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Friday, December 12, 2014

Death & Modern Times

Death… there's no use in denying it, someday you're gonna buy it. That's pretty much a line from a jingle performed on the old TV show WKRP IN Cincinnati, one of the funniest shows ever made.
They put the fun back into funeral, at least for that episode.

Yeah… I wish it were otherwise, but we live to die… and whether there is anything for us after we leave this mortal coil, well, that's when you find out for sure.

Back on the mortal coil, mankind (an oxymoron at its most moronic, usually) has spent millennia in creating monuments for the dead… sometimes for the deceased, sometimes for those who mourn their passing.

Pyramids, necropolii, funeral pyres, ossuaries, crypts and vending machines.

Okay, not vending machines exactly, but since we are talking about Japan, vending machines is an apt description.

Citing the ever descriptive complaint of a lack of space in Japan, located within the Meguro Anyoin (Bueller, Bueller, anyone? Bueller?) Buddhist temple in the Shingawa Ward of Tokyo, is a modern five-story facility to hold the created loved ones—bones and ashes - able to house 7,200 urns.

But it's Japan, so it's not just a wall with a plaque on it where the dead are interned… no… this place is an automated facility.

Cheaper than some outdoor burial plots in Tokyo, the vault also reflects changing values.

The Meguro Anyoin temple (image above, showing the inner workings of the temple's conveyance system - living human not required) decided to make more efficient use of available land by moving its main hall functions to the fifth story of the new building and putting the vault on other floors.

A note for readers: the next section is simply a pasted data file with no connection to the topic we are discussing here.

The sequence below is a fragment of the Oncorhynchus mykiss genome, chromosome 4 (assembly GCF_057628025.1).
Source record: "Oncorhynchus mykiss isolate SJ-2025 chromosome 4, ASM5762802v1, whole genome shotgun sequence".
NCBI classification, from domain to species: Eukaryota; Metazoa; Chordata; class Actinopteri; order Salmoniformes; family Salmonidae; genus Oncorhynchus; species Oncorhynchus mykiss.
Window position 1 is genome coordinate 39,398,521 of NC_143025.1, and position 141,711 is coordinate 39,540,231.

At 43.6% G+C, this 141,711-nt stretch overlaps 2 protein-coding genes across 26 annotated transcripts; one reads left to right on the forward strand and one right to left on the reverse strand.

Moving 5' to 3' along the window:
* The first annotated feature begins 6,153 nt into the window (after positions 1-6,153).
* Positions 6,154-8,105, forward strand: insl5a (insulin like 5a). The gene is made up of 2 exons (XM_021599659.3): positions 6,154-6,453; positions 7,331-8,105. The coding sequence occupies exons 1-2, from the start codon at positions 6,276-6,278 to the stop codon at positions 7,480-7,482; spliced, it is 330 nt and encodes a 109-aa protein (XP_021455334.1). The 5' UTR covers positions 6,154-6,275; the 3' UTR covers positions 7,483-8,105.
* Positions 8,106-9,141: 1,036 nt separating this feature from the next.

"It's not just the cost," says Urata Kaicho (surname first), the temple's chief priest. "An increasing number of people feel happy that they can visit in any weather and don't have to take care of the graves."

The Japanese, like many an Asian culture, celebrate the dead as much as the living, it seems, what with the annual Obon matsuri (Fesitval of the Dead), where living family members visit the family plot to take care of ALL the ancestor's funeral markers in the area, set out food and drink in an effort to entice the spirits of the deceased family to come and visit with them for a three day period.

The dead spirits who reside in Hell, are also said to be blind, so noise and sweet-smelling foods are meant to draw them out… where I suppose the must be able to smell their relative DNA to find the right family. At the end of the Obon period, where the families actually set out  symbolic food and drink on plates for the dead, the dead make their way back to Hell until next year.

Now… of course… in Japan, as in other countries, some people want to visit their dead ancestors more often than once a year. I know I've not visited my mother's vault since the one time I went on her one-year anniversary of her death 20 years ago… but that's just me. It doesn't mean she's not in my thoughts daily.

At the Meguro Anyoin, when a guest enters, they floats their previously given electronic identity card… your Deux ex Machina (Ghost in the machine), if you will.

They then travel up to the third flood where they enter a prayer booth, that is described as looking like that separate ATM area in a bank.

When you stand in front of a booth, the doors open up automatically, and the visitor faces a tombstone with the name of the dearly departed up on it. Behind the tombstone is the urn containing the ashes.